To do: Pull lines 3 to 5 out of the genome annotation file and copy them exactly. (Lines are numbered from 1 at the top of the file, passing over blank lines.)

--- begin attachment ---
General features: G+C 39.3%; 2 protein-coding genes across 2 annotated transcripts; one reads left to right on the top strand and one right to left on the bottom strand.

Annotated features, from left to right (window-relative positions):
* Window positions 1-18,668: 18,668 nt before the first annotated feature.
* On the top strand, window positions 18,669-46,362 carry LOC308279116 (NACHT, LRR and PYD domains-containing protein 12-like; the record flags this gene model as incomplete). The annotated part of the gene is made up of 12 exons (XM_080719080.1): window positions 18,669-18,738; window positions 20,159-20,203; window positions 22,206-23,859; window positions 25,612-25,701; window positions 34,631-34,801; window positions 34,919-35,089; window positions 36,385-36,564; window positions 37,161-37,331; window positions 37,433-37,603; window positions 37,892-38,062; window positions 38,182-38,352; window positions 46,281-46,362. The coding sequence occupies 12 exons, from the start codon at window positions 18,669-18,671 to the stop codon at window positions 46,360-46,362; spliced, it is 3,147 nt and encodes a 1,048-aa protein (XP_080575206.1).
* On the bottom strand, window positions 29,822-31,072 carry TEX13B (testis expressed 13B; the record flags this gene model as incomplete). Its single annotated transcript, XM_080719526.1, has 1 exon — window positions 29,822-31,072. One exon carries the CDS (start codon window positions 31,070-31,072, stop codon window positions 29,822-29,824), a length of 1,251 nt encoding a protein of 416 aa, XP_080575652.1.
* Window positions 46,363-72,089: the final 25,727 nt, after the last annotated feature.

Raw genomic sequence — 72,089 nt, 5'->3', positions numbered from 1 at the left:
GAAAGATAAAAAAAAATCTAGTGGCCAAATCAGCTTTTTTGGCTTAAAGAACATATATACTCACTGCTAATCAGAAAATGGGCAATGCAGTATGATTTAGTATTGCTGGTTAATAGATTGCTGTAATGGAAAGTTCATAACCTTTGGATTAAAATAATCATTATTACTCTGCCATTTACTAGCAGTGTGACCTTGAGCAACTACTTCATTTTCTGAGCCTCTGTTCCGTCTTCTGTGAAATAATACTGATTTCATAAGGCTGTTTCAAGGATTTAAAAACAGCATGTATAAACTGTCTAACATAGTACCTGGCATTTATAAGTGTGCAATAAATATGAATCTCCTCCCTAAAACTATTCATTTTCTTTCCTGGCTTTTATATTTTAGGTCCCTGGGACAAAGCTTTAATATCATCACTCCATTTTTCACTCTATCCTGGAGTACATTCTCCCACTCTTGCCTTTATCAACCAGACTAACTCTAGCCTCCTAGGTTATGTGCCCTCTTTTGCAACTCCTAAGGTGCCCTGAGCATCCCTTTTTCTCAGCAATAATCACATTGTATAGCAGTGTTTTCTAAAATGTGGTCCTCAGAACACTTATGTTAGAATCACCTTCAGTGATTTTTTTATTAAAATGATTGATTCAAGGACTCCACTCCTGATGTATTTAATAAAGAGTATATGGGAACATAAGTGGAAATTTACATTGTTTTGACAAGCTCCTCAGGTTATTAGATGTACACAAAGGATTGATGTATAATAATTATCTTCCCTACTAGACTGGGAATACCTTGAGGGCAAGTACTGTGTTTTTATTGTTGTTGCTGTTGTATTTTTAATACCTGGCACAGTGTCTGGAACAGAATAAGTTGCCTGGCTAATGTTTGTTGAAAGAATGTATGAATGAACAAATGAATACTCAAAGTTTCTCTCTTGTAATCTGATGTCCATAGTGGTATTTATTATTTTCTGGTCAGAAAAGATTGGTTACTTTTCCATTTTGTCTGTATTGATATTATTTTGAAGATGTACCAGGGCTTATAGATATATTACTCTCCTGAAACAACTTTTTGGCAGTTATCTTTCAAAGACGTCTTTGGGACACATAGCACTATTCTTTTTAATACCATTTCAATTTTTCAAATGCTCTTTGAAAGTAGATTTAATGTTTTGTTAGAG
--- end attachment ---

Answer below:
* Window positions 1-18,668: 18,668 nt before the first annotated feature.
* On the top strand, window positions 18,669-46,362 carry LOC308279116 (NACHT, LRR and PYD domains-containing protein 12-like; the record flags this gene model as incomplete). The annotated part of the gene is made up of 12 exons (XM_080719080.1): window positions 18,669-18,738; window positions 20,159-20,203; window positions 22,206-23,859; window positions 25,612-25,701; window positions 34,631-34,801; window positions 34,919-35,089; window positions 36,385-36,564; window positions 37,161-37,331; window positions 37,433-37,603; window positions 37,892-38,062; window positions 38,182-38,352; window positions 46,281-46,362. The coding sequence occupies 12 exons, from the start codon at window positions 18,669-18,671 to the stop codon at window positions 46,360-46,362; spliced, it is 3,147 nt and encodes a 1,048-aa protein (XP_080575206.1).
* On the bottom strand, window positions 29,822-31,072 carry TEX13B (testis expressed 13B; the record flags this gene model as incomplete). Its single annotated transcript, XM_080719526.1, has 1 exon — window positions 29,822-31,072. One exon carries the CDS (start codon window positions 31,070-31,072, stop codon window positions 29,822-29,824), a length of 1,251 nt encoding a protein of 416 aa, XP_080575652.1.